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Copyright (c) 1994 Boston University International Law Journal
Boston University International Law Journal

AN OVERVIEW OF THE FRENCH LEGAL SYSTEM FROM AN AMERICAN PERSPECTIVE

Spring, 1994

12 B.U. Int'l L.J. 58

Author

Nicolas Marie Kublicki *

Excerpt



I. Introduction

France is a civil law jurisdiction. The implications of this legal system are twofold. First, French law is derived solely from legislative statutes or codes. 1 Second, the French judiciary cannot make law through novel binding substantive precedent. 2 Yet, the supremacy of statute and the lack of legal precedent constitute only one of the several characteristic differences between the French and American legal systems. Three other salient differences exist. First among these is the systemic difference between the court structures of the two countries. The French legal system differentiates between administrative and judicial courts, and thus encompasses an intricate matrix of tribunals. However, for all its complexity, the organization of French courts is as logical as the Cartesian minds 3 that developed it. Second, French constitutional review is quite different from the notions inspired by the term in the United States. Unlike the supreme nature of its American counterpart, the French Constitution is equal in force to legislative statute. Hence, French constitutional review lacks the ability to implement social and economic policy. Third, the French legal system is devoid of certain substantive and procedural trial rules that have become second nature to the American trial lawyer. Among these are the virtual absence of discovery, motions, testimonial evidence, and jury trials.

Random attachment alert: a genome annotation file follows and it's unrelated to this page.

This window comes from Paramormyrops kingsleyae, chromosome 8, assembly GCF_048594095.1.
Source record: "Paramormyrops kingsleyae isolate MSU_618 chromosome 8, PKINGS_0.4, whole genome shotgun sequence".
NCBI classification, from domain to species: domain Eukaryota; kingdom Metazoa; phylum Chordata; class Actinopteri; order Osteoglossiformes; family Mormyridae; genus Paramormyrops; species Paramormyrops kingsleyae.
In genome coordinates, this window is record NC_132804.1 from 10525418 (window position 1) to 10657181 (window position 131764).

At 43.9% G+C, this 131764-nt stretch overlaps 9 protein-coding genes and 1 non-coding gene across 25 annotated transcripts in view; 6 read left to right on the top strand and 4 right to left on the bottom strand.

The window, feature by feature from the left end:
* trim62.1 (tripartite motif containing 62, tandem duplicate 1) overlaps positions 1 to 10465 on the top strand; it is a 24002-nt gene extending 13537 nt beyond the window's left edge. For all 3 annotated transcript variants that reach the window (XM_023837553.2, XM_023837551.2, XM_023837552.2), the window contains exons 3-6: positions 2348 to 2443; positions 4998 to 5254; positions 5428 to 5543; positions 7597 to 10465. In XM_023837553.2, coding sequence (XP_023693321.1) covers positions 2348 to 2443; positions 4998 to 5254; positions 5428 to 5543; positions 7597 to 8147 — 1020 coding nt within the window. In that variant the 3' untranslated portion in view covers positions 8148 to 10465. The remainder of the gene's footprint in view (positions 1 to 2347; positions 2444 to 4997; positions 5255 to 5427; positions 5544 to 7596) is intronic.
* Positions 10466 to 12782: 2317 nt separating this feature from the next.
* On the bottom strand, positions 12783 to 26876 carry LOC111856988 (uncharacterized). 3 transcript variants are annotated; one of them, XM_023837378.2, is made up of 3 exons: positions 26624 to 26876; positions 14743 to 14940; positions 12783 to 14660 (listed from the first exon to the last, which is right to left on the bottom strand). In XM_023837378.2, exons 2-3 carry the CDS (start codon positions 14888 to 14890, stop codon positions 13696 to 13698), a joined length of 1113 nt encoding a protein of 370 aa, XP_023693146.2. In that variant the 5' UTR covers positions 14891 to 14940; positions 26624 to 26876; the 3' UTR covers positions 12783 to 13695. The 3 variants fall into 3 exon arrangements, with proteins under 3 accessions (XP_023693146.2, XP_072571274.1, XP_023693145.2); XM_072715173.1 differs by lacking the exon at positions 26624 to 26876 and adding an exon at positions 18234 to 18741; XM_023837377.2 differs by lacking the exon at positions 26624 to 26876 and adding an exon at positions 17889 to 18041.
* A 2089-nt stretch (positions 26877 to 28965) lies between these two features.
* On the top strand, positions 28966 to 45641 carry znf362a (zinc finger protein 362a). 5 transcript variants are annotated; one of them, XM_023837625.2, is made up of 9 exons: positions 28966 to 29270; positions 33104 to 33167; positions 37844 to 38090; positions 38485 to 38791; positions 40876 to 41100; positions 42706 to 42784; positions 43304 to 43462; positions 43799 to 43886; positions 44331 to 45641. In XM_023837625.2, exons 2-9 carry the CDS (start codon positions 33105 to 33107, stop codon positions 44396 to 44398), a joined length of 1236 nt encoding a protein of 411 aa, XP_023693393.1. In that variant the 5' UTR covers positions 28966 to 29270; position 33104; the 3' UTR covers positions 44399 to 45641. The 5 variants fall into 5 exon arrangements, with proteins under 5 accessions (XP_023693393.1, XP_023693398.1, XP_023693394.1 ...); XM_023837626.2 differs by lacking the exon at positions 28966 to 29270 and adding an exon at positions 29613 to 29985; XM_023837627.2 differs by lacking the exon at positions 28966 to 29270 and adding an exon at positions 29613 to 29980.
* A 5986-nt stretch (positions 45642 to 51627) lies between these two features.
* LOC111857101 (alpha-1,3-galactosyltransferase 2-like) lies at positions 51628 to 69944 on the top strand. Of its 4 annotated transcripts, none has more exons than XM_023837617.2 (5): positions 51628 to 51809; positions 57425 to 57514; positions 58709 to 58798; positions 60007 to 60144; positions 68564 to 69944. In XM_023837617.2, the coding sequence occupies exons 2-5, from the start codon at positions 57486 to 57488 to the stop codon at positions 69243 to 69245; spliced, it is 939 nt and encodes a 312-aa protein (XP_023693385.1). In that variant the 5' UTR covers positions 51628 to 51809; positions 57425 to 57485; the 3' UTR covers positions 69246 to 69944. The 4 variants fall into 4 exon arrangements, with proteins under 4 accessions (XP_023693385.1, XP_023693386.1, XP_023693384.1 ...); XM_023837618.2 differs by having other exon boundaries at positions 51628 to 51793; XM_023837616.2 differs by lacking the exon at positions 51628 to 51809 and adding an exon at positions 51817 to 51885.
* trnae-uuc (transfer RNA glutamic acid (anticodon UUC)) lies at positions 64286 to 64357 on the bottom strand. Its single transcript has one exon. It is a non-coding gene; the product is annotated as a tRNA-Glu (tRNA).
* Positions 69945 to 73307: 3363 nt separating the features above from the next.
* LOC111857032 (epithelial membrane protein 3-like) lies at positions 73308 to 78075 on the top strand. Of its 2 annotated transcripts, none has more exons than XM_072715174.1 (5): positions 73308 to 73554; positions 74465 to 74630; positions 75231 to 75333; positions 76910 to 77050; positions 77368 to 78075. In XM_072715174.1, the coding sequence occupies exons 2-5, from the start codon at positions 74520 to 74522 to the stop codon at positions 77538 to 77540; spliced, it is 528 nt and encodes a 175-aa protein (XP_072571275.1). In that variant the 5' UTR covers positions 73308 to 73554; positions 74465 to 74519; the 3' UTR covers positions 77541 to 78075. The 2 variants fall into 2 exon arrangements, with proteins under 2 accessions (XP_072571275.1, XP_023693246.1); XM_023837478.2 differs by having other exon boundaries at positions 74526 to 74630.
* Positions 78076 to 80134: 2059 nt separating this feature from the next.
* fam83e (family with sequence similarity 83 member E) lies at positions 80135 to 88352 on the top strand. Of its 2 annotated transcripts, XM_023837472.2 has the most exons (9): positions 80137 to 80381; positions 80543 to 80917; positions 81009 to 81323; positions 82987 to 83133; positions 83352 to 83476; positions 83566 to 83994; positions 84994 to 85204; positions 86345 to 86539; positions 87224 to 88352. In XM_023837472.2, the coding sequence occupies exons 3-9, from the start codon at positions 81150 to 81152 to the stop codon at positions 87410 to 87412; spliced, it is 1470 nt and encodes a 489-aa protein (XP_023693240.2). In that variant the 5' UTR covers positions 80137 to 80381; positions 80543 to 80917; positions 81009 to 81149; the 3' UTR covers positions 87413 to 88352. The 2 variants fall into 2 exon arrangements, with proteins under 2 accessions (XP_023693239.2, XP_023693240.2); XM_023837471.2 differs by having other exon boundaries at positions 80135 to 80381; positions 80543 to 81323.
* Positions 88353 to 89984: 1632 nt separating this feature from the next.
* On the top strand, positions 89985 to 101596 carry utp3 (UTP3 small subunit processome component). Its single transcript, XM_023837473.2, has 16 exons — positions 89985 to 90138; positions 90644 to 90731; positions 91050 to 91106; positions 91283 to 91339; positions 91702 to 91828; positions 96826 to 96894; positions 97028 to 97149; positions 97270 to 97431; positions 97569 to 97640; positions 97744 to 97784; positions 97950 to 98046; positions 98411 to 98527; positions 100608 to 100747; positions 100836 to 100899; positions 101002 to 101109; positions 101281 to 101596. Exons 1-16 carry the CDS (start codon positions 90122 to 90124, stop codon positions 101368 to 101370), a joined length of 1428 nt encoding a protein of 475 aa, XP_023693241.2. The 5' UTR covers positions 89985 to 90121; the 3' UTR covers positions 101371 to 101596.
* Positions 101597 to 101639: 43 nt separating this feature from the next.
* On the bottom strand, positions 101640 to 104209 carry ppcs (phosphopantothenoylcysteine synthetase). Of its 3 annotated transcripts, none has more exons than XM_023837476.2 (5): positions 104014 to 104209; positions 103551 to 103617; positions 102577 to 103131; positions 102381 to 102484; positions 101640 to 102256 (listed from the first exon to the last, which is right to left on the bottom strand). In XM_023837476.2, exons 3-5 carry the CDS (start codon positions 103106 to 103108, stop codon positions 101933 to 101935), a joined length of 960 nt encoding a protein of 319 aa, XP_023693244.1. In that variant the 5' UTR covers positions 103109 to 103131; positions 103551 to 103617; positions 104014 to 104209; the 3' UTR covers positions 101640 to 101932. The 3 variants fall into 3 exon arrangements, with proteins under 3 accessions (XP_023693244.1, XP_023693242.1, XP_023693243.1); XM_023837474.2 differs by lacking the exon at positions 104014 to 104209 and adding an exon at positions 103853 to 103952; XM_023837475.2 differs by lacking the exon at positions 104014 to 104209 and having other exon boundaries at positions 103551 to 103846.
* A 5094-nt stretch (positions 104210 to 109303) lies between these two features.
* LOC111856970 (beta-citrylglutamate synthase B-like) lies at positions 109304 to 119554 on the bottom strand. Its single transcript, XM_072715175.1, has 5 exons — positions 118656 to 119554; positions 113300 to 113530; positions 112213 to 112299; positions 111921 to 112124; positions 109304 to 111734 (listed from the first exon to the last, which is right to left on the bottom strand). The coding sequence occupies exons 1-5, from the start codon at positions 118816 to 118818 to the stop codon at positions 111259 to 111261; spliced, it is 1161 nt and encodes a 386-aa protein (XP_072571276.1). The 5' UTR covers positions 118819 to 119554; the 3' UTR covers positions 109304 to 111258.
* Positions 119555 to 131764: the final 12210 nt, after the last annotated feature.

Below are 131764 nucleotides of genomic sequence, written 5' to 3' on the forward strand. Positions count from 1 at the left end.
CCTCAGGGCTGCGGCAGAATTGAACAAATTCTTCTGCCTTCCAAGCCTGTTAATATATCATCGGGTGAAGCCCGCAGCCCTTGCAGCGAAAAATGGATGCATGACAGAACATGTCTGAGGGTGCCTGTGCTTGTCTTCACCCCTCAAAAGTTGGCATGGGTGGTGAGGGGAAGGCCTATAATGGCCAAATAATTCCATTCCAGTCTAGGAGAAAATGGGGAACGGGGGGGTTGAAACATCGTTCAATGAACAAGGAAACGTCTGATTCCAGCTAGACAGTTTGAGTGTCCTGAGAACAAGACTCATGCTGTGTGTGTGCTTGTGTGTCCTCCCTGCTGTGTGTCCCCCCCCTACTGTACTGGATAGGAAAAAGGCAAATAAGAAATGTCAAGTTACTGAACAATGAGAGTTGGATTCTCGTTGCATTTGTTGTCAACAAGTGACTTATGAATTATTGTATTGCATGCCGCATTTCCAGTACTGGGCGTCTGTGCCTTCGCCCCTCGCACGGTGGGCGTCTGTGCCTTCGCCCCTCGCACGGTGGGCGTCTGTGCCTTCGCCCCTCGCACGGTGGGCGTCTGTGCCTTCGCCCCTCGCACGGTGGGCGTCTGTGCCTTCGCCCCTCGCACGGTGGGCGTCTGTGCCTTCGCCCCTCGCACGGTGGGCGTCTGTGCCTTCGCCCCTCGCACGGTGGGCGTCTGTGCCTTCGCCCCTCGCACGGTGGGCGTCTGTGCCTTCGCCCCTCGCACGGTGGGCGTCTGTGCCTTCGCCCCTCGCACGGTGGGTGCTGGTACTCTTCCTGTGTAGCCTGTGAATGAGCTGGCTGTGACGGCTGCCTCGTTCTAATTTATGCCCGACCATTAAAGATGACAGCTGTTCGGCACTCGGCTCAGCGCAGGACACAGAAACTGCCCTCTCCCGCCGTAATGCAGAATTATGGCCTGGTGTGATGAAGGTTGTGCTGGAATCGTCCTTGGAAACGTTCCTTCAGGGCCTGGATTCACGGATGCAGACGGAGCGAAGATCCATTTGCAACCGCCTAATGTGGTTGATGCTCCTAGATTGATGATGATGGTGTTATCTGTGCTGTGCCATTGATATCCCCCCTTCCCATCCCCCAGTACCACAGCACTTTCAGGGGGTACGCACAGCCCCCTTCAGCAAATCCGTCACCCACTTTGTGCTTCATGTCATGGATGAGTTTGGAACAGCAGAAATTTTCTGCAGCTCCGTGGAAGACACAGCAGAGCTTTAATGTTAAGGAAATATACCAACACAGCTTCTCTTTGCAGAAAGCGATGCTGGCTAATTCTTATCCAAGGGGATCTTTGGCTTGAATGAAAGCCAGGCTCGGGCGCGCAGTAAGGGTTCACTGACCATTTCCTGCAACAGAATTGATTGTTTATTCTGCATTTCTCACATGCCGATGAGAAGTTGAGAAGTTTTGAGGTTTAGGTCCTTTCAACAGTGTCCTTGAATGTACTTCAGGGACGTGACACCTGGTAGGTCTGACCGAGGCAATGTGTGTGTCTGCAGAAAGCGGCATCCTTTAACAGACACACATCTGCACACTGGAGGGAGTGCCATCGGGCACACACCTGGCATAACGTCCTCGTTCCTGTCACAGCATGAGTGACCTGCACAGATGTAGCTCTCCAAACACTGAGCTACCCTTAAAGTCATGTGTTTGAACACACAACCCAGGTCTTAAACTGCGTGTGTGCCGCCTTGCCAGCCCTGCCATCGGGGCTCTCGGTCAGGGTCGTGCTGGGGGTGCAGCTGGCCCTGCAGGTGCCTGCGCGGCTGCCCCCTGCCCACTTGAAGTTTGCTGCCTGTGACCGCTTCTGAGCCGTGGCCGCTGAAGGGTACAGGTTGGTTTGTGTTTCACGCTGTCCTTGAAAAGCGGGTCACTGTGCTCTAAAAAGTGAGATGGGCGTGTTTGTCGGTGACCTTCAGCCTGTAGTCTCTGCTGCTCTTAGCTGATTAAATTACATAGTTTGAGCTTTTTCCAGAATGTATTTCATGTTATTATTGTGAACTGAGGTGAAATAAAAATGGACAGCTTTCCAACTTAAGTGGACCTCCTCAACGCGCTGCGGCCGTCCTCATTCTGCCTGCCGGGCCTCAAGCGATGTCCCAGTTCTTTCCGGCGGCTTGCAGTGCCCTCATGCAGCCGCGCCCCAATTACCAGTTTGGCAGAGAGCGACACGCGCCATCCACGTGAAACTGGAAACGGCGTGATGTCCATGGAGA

The purpose of this Article is to provide the American lawyer with a critical overview of the French legal system. In particular, the Article seeks to demonstrate that French substantive and procedural rules ...
 
 
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